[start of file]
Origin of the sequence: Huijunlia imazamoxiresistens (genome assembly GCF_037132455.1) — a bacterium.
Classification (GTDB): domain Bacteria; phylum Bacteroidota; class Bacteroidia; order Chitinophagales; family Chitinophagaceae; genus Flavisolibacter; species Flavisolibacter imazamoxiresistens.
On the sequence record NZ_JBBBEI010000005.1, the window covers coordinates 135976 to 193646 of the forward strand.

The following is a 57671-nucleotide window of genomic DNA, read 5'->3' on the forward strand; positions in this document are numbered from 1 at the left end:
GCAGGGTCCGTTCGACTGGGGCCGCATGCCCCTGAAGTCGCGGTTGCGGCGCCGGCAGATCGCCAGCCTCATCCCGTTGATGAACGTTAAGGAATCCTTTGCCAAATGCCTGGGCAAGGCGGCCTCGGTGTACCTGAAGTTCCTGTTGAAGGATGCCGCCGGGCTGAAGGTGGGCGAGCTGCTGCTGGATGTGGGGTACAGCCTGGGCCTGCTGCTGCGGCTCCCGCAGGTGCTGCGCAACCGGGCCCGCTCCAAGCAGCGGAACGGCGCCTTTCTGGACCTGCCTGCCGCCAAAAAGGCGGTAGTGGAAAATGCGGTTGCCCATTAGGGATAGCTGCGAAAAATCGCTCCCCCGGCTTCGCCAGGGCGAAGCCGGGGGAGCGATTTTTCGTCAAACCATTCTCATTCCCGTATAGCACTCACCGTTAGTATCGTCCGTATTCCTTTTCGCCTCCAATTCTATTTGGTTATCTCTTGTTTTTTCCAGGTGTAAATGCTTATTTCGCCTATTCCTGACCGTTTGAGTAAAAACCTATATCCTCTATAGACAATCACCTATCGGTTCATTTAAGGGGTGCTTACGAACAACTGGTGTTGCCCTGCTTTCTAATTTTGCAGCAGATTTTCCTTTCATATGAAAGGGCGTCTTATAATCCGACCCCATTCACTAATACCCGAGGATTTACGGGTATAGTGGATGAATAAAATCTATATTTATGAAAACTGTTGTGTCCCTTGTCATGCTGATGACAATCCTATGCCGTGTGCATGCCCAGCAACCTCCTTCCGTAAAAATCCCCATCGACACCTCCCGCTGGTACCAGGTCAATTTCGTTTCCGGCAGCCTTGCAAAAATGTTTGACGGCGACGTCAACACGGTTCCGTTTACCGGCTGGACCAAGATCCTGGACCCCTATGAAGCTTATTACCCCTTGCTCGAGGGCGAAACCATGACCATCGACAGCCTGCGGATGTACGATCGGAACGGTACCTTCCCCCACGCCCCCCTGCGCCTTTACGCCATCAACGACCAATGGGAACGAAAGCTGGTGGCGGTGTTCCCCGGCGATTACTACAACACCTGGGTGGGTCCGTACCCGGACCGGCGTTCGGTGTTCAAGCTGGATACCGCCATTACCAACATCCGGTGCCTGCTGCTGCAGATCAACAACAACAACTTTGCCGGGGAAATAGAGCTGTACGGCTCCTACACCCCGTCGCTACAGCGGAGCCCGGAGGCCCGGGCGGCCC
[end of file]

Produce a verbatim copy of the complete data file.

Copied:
Origin of the sequence: Huijunlia imazamoxiresistens (genome assembly GCF_037132455.1) — a bacterium.
Classification (GTDB): domain Bacteria; phylum Bacteroidota; class Bacteroidia; order Chitinophagales; family Chitinophagaceae; genus Flavisolibacter; species Flavisolibacter imazamoxiresistens.
On the sequence record NZ_JBBBEI010000005.1, the window covers coordinates 135976 to 193646 of the forward strand.

The following is a 57671-nucleotide window of genomic DNA, read 5'->3' on the forward strand; positions in this document are numbered from 1 at the left end:
GCAGGGTCCGTTCGACTGGGGCCGCATGCCCCTGAAGTCGCGGTTGCGGCGCCGGCAGATCGCCAGCCTCATCCCGTTGATGAACGTTAAGGAATCCTTTGCCAAATGCCTGGGCAAGGCGGCCTCGGTGTACCTGAAGTTCCTGTTGAAGGATGCCGCCGGGCTGAAGGTGGGCGAGCTGCTGCTGGATGTGGGGTACAGCCTGGGCCTGCTGCTGCGGCTCCCGCAGGTGCTGCGCAACCGGGCCCGCTCCAAGCAGCGGAACGGCGCCTTTCTGGACCTGCCTGCCGCCAAAAAGGCGGTAGTGGAAAATGCGGTTGCCCATTAGGGATAGCTGCGAAAAATCGCTCCCCCGGCTTCGCCAGGGCGAAGCCGGGGGAGCGATTTTTCGTCAAACCATTCTCATTCCCGTATAGCACTCACCGTTAGTATCGTCCGTATTCCTTTTCGCCTCCAATTCTATTTGGTTATCTCTTGTTTTTTCCAGGTGTAAATGCTTATTTCGCCTATTCCTGACCGTTTGAGTAAAAACCTATATCCTCTATAGACAATCACCTATCGGTTCATTTAAGGGGTGCTTACGAACAACTGGTGTTGCCCTGCTTTCTAATTTTGCAGCAGATTTTCCTTTCATATGAAAGGGCGTCTTATAATCCGACCCCATTCACTAATACCCGAGGATTTACGGGTATAGTGGATGAATAAAATCTATATTTATGAAAACTGTTGTGTCCCTTGTCATGCTGATGACAATCCTATGCCGTGTGCATGCCCAGCAACCTCCTTCCGTAAAAATCCCCATCGACACCTCCCGCTGGTACCAGGTCAATTTCGTTTCCGGCAGCCTTGCAAAAATGTTTGACGGCGACGTCAACACGGTTCCGTTTACCGGCTGGACCAAGATCCTGGACCCCTATGAAGCTTATTACCCCTTGCTCGAGGGCGAAACCATGACCATCGACAGCCTGCGGATGTACGATCGGAACGGTACCTTCCCCCACGCCCCCCTGCGCCTTTACGCCATCAACGACCAATGGGAACGAAAGCTGGTGGCGGTGTTCCCCGGCGATTACTACAACACCTGGGTGGGTCCGTACCCGGACCGGCGTTCGGTGTTCAAGCTGGATACCGCCATTACCAACATCCGGTGCCTGCTGCTGCAGATCAACAACAACAACTTTGCCGGGGAAATAGAGCTGTACGGCTCCTACACCCCGTCGCTACAGCGGAGCCCGGAGGCCCGGGCGGCCC